Nevada once again displays why it is one of the top asset protection jurisdictions. In a recent case, the Nevada Supreme Court soundly protected communications between an attorney and client. Specifically, the Court has addressed and firmly protected communications between trustees and attorneys.
The protection of communications between lawyers and clients has been unquestionably sacred for a very long time. The first evidentiary privilege recognized by the English common law was the attorney-client privilege. This happened in 1577. The privilege was first recognized in the United States in 1776 and remains robust in every state in the United States to this day. However, some states, such as Nevada, are more protective of the privilege than others.
In Canarelli v. Eighth Judicial District Court, 464 P.3d 114 (Nev. 2020), the court analyzed two aspects of the privilege. The court first held the attorney-client privilege can protect clients’ notes even if the client did not physically deliver those notes to the lawyer as long as the notes reflect what the client and the lawyer discussed. The court noted, “we emphasize that the party asserting the privilege does not have to prove that the client spoke each and every word written in his or her notes to counsel verbatim.” Id. at 120-21.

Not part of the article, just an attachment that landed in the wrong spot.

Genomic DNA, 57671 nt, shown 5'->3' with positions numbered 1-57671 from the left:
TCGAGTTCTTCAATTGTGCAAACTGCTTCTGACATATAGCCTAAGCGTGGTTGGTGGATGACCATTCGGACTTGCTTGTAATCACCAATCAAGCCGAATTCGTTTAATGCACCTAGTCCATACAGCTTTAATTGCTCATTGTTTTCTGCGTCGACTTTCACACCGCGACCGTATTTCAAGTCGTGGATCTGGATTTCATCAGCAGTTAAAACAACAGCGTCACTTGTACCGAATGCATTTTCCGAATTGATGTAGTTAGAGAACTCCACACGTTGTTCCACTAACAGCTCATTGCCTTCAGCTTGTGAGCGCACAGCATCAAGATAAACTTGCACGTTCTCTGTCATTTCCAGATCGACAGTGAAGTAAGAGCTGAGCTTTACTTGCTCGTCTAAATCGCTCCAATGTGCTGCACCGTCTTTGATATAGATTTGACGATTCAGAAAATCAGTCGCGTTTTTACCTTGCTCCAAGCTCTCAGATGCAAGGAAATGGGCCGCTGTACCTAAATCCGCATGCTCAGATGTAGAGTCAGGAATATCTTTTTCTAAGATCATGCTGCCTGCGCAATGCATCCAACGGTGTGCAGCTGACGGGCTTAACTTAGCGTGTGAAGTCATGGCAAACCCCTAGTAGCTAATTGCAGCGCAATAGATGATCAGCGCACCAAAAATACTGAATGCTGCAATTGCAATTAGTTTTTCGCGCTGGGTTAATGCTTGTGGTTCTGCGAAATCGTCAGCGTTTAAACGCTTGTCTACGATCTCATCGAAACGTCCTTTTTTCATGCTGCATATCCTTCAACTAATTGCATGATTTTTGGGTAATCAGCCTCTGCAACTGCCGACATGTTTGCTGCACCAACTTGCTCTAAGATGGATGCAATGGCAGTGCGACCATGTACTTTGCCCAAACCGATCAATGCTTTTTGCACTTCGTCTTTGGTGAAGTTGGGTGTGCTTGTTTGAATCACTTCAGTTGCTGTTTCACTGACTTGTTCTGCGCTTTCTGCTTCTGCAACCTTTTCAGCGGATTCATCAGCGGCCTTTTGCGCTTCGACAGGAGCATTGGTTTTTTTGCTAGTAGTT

Next, the Canarelli court held the lower court had “clearly abused its discretion to the extent it found that the factual information contained in the [withheld] documents was not subject to the attorney-client privilege.” Id. at 121. Even though the court acknowledged “documents contain factual information,” it held that “facts communicated in order to obtain legal advice do not fall outside the privilege’s protections.” Id.
Nevada provides many tools to protect individuals from creditors. The continued protections afforded by such rulings as the Canarelli court make Nevada the strongest asset protection jurisdiction. The Passage Trust incorporates the bundle of protections afforded by Nevada and maximizes the effectiveness of those protections in the planning and implementation of the trust. No matter what state our clients call home, utilizing the Nevada laws to protect communications between client and counsel cannot be ignored.